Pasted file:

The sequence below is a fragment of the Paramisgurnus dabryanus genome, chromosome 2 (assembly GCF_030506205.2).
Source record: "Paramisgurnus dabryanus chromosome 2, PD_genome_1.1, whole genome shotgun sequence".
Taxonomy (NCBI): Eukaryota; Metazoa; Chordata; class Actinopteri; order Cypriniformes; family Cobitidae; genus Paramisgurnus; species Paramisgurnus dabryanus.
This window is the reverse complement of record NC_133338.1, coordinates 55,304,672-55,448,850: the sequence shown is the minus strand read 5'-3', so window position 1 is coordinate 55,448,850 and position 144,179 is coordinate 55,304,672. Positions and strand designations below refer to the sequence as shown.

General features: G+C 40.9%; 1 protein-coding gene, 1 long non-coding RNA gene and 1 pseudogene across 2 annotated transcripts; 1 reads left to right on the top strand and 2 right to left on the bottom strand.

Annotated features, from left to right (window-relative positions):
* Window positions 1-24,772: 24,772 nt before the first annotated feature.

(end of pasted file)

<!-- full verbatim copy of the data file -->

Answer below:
The sequence below is a fragment of the Paramisgurnus dabryanus genome, chromosome 2 (assembly GCF_030506205.2).
Source record: "Paramisgurnus dabryanus chromosome 2, PD_genome_1.1, whole genome shotgun sequence".
Taxonomy (NCBI): Eukaryota; Metazoa; Chordata; class Actinopteri; order Cypriniformes; family Cobitidae; genus Paramisgurnus; species Paramisgurnus dabryanus.
This window is the reverse complement of record NC_133338.1, coordinates 55,304,672-55,448,850: the sequence shown is the minus strand read 5'-3', so window position 1 is coordinate 55,448,850 and position 144,179 is coordinate 55,304,672. Positions and strand designations below refer to the sequence as shown.

General features: G+C 40.9%; 1 protein-coding gene, 1 long non-coding RNA gene and 1 pseudogene across 2 annotated transcripts; 1 reads left to right on the top strand and 2 right to left on the bottom strand.

Annotated features, from left to right (window-relative positions):
* Window positions 1-24,772: 24,772 nt before the first annotated feature.